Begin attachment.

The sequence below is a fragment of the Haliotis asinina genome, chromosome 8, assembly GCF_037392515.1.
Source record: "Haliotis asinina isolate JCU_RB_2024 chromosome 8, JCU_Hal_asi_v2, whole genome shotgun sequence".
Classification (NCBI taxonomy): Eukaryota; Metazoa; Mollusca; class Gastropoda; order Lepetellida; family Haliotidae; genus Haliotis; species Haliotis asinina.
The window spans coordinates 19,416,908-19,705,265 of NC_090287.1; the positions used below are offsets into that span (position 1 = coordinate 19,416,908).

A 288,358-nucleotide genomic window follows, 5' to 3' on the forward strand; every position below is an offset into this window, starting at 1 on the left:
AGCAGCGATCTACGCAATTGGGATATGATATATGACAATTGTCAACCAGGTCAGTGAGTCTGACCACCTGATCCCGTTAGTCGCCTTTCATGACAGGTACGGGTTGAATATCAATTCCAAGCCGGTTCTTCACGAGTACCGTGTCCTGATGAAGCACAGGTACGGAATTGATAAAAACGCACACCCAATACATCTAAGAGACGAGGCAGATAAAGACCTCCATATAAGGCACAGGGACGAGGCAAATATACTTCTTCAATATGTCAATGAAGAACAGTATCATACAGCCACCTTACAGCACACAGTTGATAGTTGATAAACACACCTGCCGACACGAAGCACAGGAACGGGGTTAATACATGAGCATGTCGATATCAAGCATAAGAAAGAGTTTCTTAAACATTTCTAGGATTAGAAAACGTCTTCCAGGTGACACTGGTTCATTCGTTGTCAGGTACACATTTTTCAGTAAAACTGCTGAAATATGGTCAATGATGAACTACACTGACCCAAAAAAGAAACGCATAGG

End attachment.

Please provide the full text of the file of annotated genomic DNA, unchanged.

The sequence below is a fragment of the Haliotis asinina genome, chromosome 8, assembly GCF_037392515.1.
Source record: "Haliotis asinina isolate JCU_RB_2024 chromosome 8, JCU_Hal_asi_v2, whole genome shotgun sequence".
Classification (NCBI taxonomy): Eukaryota; Metazoa; Mollusca; class Gastropoda; order Lepetellida; family Haliotidae; genus Haliotis; species Haliotis asinina.
The window spans coordinates 19,416,908-19,705,265 of NC_090287.1; the positions used below are offsets into that span (position 1 = coordinate 19,416,908).

A 288,358-nucleotide genomic window follows, 5' to 3' on the forward strand; every position below is an offset into this window, starting at 1 on the left:
AGCAGCGATCTACGCAATTGGGATATGATATATGACAATTGTCAACCAGGTCAGTGAGTCTGACCACCTGATCCCGTTAGTCGCCTTTCATGACAGGTACGGGTTGAATATCAATTCCAAGCCGGTTCTTCACGAGTACCGTGTCCTGATGAAGCACAGGTACGGAATTGATAAAAACGCACACCCAATACATCTAAGAGACGAGGCAGATAAAGACCTCCATATAAGGCACAGGGACGAGGCAAATATACTTCTTCAATATGTCAATGAAGAACAGTATCATACAGCCACCTTACAGCACACAGTTGATAGTTGATAAACACACCTGCCGACACGAAGCACAGGAACGGGGTTAATACATGAGCATGTCGATATCAAGCATAAGAAAGAGTTTCTTAAACATTTCTAGGATTAGAAAACGTCTTCCAGGTGACACTGGTTCATTCGTTGTCAGGTACACATTTTTCAGTAAAACTGCTGAAATATGGTCAATGATGAACTACACTGACCCAAAAAAGAAACGCATAGG